This was my third visit to Pondicherry. It’s French heritage, beautiful promenade, Lord Ganesha temple – all attract repeat visitors to this beautiful Union Territory. But it has great significance almost like a place of pilgrimage for the devotees who throng serene, peaceful and absolutely calm Sri Aurobindo Ashram. The samadhis of Sri Aurobindo and Mother ( as Mirra Alfassa is fondly addressed by her thousands of devotees) and the meditation room are a source of divine experience to thousands of devotees of this cult, if I may call this group so!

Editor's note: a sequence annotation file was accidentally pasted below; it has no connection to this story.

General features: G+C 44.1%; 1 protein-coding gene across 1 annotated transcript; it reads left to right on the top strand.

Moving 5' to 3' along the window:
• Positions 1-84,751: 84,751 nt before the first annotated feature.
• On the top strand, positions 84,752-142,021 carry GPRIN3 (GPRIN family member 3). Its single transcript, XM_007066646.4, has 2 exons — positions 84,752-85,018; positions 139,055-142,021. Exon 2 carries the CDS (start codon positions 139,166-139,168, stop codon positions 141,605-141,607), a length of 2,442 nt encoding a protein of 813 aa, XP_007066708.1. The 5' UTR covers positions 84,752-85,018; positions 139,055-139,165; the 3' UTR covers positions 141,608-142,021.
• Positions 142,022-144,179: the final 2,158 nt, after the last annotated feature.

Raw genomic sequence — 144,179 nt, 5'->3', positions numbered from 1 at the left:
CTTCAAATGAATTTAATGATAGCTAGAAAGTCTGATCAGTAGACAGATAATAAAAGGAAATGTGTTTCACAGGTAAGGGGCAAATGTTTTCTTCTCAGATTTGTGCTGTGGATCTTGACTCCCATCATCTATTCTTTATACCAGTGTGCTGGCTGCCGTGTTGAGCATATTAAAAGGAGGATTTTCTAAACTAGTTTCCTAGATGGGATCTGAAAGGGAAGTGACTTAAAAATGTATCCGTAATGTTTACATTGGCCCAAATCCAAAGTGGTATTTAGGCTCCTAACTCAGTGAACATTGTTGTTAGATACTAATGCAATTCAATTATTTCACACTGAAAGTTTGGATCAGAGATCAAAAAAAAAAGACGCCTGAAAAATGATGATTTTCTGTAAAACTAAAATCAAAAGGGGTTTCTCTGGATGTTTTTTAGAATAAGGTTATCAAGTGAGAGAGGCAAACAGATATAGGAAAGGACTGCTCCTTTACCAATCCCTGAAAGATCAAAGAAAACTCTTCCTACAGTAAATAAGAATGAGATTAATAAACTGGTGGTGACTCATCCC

I really couldn’t connect to the devotion and divine experience of thousands of devotees during my previous visits for I found the place to be rather rigid with an imposed calmness. I saw certain bit of artificiality about the place. During my this visit two days ago, I decided to go a bit deeper into the lives of Sri Aurobindo and Mother and picked up a few books concerning their lives and philosophy. Mother, a child of Turkish- Egyptian descent, did not have a usual childhood. She started having divine experiences from very young age. When she was 3 years old, she would sit in meditation for hours, worrying her parents. At 11 she had experience concerning Krishna though till then she had no exposure to Hindu philosophy. She was of the firm view that she would meet him one day on the earth. She was married twice and had a son from her first marriage. She was exposed to Sri Aurobindo during her first visit to Pondicherry, India in 1914 along with her husband. Sri Aurobindo by that time had left his English academic background and civil services to seek truth by doing intensive research and study in his humble Ashram at Pondicherry, a place he had made his permanent abode. Mother had another opportunity to visit Pondicherry in 1920 and this time she was clear that she had met her mentor and Krishna in Sri Aurobindo and thereafter she never left Pondicherry for next 53 years till her death in 1973. During that period of 53 years, she attained sainthood with several divine experiences, which were not exclusive to her but to several sadhaks too who served Sri Aurobindo and Mother selflessly in search of truth. While Sri Aurobindo got more and more immersed in reading and writing, the Mother forged a close bond with hundreds of devotees who got attracted to her persona. The experiences that Mother had during the Second World War and that Sri Aurobindo had during the partition of the country ( he died soon thereafter in 1950) are the stuff folklores are made of and are gospel for the followers of the cult. Mother continued her work (Auroville, Schools, daily discourses, supramental experiments etc all of which make a fascinating read into the lives of two great people separated by thousands of mile geographically at birth but who co- created a philosophy that seems a bit too advanced for their times but has all the essence of something divine. The story of mother is especially awe inspiring given her complete dedication to Sri Aurobindo in whom he saw her Krishna. I intend to study more about their fascinating lives and am sure that whenever I visit Pondicherry next, it will focused around Mother and Sri Aurobindo Ashram.